Whilst he would shine brightly at a global level in the 1990s he would also light up the 1980s with some phenomenal performances for both club and country, most notably in the Steaua Bucuresti team that would become a feared opponent in Europe for the continent's wealthy and established elite clubs. They'd famously won the European Cup against the odds in 1986 when they beat Terry Venables Barcelona side on penalties. In the 1988-89 season they were at it again, romping through the rounds with goals flying in, Hagi scoring six goals in the eight games that lead up to the final, whilst team-mates Marius Lacatus and Ilie Dumitrescu also contributed eleven goals between them. It was this run to the final that really elevated Hagi to the attention of fans and media across Europe. Unfortunately, in the final, Hagi and Steaua came up against a Milan side that was at the very peak of its form, a team that had demolished Real Madrid 6:1 in the semi-finals, so a 4:0 defeat at the Camp Nou was a disappointing end to their European campaign.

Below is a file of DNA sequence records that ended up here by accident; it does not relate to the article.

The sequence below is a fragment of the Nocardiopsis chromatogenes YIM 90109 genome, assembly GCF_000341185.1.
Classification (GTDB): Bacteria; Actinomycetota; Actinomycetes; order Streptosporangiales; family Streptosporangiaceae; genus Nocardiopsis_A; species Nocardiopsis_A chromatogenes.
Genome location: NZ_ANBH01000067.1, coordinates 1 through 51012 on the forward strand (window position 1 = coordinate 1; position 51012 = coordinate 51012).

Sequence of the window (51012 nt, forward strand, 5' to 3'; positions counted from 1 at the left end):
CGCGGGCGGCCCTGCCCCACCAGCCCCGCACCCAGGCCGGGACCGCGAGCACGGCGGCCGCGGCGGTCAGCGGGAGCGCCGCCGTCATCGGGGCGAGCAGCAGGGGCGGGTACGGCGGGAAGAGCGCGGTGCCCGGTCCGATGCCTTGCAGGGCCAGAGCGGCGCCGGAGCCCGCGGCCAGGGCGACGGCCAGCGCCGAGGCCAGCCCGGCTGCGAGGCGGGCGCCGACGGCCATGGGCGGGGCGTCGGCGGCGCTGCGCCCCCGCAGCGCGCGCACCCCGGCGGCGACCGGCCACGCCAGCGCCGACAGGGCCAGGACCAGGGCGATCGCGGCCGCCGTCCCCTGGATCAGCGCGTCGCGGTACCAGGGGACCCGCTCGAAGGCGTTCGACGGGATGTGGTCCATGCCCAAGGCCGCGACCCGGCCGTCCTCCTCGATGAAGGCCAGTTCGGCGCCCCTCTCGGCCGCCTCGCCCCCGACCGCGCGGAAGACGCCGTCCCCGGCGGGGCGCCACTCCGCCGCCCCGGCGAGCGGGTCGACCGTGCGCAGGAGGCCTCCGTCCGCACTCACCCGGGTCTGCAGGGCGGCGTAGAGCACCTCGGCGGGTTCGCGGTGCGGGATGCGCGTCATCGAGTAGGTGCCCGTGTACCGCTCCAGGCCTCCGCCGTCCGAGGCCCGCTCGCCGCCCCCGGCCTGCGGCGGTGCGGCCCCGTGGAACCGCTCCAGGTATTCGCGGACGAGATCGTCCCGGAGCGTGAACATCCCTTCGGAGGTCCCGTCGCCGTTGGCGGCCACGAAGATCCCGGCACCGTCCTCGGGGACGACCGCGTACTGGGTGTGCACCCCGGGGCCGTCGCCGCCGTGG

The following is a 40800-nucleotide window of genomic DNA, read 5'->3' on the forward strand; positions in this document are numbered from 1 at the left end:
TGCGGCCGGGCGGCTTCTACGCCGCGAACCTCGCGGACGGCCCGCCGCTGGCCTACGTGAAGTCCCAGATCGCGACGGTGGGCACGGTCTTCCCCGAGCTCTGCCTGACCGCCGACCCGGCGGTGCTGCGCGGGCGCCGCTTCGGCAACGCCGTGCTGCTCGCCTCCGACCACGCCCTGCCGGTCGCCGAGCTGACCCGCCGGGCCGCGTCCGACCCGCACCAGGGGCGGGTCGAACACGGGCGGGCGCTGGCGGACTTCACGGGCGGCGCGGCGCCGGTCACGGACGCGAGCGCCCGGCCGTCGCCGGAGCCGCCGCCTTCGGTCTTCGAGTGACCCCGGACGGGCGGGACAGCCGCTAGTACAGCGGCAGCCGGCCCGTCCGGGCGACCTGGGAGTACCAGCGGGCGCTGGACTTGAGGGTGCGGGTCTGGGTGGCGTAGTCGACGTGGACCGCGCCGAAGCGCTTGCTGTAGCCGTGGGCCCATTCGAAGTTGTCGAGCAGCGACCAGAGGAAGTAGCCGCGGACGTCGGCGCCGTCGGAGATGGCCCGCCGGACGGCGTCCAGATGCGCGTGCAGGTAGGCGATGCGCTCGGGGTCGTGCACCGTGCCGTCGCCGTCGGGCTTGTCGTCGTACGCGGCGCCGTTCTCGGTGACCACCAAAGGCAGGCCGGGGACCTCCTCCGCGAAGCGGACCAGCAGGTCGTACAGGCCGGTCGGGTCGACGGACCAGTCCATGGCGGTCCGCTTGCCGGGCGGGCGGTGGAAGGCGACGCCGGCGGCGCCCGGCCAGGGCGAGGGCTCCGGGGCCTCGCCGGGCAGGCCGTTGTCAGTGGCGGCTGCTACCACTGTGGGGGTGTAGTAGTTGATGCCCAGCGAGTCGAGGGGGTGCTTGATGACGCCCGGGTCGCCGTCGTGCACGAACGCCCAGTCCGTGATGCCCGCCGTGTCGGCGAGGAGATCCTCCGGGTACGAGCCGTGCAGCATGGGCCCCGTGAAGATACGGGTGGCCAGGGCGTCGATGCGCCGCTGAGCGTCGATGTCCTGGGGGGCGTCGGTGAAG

No.6 Dragan Stojkovic
No.7 Jean-Pierre Papin
No.8 Bernd Schuster
Schuster was a great passer of the ball, and played as both an attacking midfielder and a deep-lying playmaker, indeed he would also sometimes play even deeper, as a libero, his trademark passes starting off move after move. Schuster was a free-kick specialist and scored plenty of great goals, plenty of long range ones as you'd expect but some great subtle ones too. As well as his expertise with the dead-ball he was fantastic running with the ball too, surging forward dangerously time after time, especially during his time at the Camp Nou. In the swan song of his career he got first, second and third goals of season in West Germany!